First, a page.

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Ivan Reitman was the Director of Ghostbusters and Ghostbusters II. Currently, Ivan Reitman Heads Ghost Corps with Dan Aykroyd.

Ghostbusters

Ivan Reitman is most known for directing Ghostbusters and Ghostbusters II, along with Stripes and Meatballs. In Ghostbusters, Reitman provided all of the unearthly voices, such as Dana's demonic Zuul voice and Slimer, except for Gozer's. [1] [2] In Ghostbusters II, Reitman makes a cameo in the film as a pedestrian walking past the Firehouse and crossing the street.

Ghostbusters Related Credits

About

While he had worked on a few earlier movies (small budget B-movies) his break was as one of the two Producers of National Lampoon's Animal House. He also is known for Directing Legal Eagles, Kindergarten Cop, Junior, Fathers' Day, Six Days Seven Nights, Evolution.

Other Works

The information in this section is gathered from IMDb and is meant to only be a brief list of highlights of their career.

  • Mummies Alive! (TV Series) - Executive Producer for forty-two episodes (1997)
  • Kindergarten Cop - Director, Producer (1990)
  • Heavy Metal - Producer (1981)
  • Stripes - Director, Producer (1981)
  • National Lampoon's Animal House - Producer (1978)
  • Cannibal Girls - Director, Executive Producer, Writer -developed dialog by the cast- (1973)

Trivia

  • Ivan Reitman is the father of Jason Reitman and Catherine Reitman.
  • Ivan Reitman first met Dan Aykroyd when he hired him to be an announcer at a television station in Toronto in the 1970s.[3]
  • Slimer flying around the chandelier in the hotel ballroom is one of Reitman's least favorite effects.[4]
  • Rick Moranis suggested Louis' party right before principal photography started. Ivan Reitman decided to shoot the party as one long take to retain Moranis' comedic flow.[5]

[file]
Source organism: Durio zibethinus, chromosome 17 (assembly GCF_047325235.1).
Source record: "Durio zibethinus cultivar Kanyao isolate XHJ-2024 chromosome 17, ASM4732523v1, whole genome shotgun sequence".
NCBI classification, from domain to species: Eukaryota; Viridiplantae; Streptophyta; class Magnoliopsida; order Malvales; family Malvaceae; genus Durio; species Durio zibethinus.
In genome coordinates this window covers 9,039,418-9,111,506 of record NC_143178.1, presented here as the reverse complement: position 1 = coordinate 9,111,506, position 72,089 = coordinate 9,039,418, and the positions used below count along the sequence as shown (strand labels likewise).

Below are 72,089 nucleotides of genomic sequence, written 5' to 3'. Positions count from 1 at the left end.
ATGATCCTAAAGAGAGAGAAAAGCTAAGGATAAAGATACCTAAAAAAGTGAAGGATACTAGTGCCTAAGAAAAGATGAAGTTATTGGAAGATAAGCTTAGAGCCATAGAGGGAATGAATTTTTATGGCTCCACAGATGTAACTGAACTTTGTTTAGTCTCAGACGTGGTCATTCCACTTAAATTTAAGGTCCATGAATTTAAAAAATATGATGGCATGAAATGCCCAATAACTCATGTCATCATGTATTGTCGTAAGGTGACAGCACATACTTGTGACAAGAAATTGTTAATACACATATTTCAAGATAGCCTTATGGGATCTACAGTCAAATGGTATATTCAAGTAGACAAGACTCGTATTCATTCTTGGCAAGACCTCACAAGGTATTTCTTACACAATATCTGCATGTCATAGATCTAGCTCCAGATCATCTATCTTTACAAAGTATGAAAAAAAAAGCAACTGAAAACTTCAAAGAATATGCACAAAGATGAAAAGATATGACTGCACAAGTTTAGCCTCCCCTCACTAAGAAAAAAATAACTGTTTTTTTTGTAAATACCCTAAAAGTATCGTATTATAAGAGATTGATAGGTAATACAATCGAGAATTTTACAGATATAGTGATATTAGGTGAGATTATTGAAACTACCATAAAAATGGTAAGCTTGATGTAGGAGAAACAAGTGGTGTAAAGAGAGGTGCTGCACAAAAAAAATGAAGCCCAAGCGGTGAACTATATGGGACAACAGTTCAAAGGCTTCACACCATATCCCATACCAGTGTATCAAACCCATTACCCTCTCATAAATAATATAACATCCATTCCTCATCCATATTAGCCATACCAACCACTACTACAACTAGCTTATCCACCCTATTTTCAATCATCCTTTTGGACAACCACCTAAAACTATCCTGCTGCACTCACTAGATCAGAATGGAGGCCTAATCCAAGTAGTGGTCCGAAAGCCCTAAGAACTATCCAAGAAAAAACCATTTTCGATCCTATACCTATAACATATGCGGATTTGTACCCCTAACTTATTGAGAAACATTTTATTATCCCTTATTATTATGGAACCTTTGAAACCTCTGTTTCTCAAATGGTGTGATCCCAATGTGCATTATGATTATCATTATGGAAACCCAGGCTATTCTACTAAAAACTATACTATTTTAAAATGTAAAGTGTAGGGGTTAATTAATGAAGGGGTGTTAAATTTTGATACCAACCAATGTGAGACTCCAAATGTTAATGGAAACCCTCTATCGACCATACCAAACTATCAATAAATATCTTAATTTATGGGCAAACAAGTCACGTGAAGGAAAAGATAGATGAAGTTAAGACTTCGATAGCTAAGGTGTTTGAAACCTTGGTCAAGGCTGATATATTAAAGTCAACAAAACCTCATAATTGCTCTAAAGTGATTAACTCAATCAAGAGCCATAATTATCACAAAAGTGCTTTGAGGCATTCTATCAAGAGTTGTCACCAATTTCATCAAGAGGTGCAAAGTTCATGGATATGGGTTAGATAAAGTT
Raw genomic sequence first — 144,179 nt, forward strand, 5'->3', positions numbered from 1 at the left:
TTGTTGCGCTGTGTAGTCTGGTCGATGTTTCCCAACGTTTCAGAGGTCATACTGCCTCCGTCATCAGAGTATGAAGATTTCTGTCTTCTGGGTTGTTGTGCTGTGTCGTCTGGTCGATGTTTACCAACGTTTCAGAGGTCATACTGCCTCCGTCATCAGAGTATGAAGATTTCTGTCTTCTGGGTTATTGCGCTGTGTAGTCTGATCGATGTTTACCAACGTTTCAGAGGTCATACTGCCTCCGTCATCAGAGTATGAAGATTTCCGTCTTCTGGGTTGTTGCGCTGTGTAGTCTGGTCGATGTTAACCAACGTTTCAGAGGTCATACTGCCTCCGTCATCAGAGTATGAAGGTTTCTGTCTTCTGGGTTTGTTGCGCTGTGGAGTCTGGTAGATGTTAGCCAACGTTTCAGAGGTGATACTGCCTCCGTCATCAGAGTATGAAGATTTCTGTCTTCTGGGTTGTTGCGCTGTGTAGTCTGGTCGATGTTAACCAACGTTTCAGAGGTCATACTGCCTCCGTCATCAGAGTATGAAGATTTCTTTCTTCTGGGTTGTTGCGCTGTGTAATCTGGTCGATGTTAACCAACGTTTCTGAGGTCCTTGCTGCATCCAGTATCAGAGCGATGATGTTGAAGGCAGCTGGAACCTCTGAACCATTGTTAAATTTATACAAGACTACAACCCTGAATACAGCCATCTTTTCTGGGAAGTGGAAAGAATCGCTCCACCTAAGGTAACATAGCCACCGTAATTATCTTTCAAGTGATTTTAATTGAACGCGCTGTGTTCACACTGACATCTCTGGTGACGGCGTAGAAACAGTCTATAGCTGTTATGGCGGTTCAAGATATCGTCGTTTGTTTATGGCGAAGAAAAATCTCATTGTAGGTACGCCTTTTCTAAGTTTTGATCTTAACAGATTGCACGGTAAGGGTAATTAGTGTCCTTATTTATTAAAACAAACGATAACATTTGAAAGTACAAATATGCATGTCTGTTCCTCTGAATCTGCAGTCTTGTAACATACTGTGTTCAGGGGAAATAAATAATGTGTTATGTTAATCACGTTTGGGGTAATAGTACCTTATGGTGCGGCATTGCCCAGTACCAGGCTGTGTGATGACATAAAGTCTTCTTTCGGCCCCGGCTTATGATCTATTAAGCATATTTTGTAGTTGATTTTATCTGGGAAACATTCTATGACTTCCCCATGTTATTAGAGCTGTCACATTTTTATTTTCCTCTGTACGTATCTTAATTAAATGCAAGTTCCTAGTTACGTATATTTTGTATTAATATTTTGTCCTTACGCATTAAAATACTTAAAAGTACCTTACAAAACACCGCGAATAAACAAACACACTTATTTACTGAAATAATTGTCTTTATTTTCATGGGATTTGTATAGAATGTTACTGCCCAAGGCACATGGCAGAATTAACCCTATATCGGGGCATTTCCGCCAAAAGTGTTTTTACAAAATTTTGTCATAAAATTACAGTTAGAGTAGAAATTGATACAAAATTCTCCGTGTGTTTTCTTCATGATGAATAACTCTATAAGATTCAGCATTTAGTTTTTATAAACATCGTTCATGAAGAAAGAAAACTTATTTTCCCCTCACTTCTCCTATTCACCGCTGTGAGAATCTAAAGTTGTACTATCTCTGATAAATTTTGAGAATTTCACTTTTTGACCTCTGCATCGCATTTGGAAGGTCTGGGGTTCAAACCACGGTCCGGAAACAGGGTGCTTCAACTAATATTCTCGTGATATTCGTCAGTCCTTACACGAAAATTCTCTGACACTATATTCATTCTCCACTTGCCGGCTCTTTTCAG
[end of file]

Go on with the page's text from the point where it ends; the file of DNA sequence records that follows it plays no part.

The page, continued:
• While scouting locations and emulating Louis Tully's movements, Ivan Reitman saw the Tavern on the Green and decided to use it.[6]
  • When Louis/Vinz returns to the Shandor Building, in Chapter 23: Keeper Meets Master, Ivan Reitman, the camera and some of the crew can be seen in the reflection of the mirror inside the lobby just before the camera pans upward.
  • One faction in the production unit argued for a 100 foot tall Stay Puft Marshmallow Man, another argued for 125 feet but Ivan Reitman ultimately declared he would be 112.5 feet.[7]
  • As an afterthought in post-production, Ivan Reitman came up with the idea to include Slimer in the last shot.[8]
  • Ivan Reitman would often stand in front of William T. Deutschendorf and Henry J. Deutschendorf II and talk to them to get their attention for filming.[9]
  • The Ghostbusters II courtroom set was modified from one used in "Legal Eagles" (1986) which Ivan Reitman directed. It was pulled out of stock and materials were added.[10]
  • Ivan Reitman became concerned the Scoleri Brothers designs might have been over the top but Michael Gross believed it would lighten the moment.[11]
  • As the Slime in Bathtub Attack went through several concepts, Ivan Reitman decided the slime should turn into a creature inside the tub.[12]
  • When Ivan Reitman first read the Slime in Bathtub attack scene, it reminded him of when he worked on David Cronenberg's first movie "Shivers" which involved a woman getting attacked in her bathroom by a parasite monster.[13]
  • In Ghostbusters II, at the 55:10 mark in Chapter 16: Vigo 101, Ivan Reitman, wearing a blue jacket, makes a cameo has a background extra walking away from the Firehouse.
  • Ivan Reitman was the voice for the disembodied voice.[14]
  • In Ghostbusters II, during the montage at the start of Chapter 21: Tenth Level of Hell:
    • The Movieland Theater marquee advertises "Cannibal Girls" starring Eugene Levy and Andrea Martin. This early 1973 film, was directed by Ivan Reitman.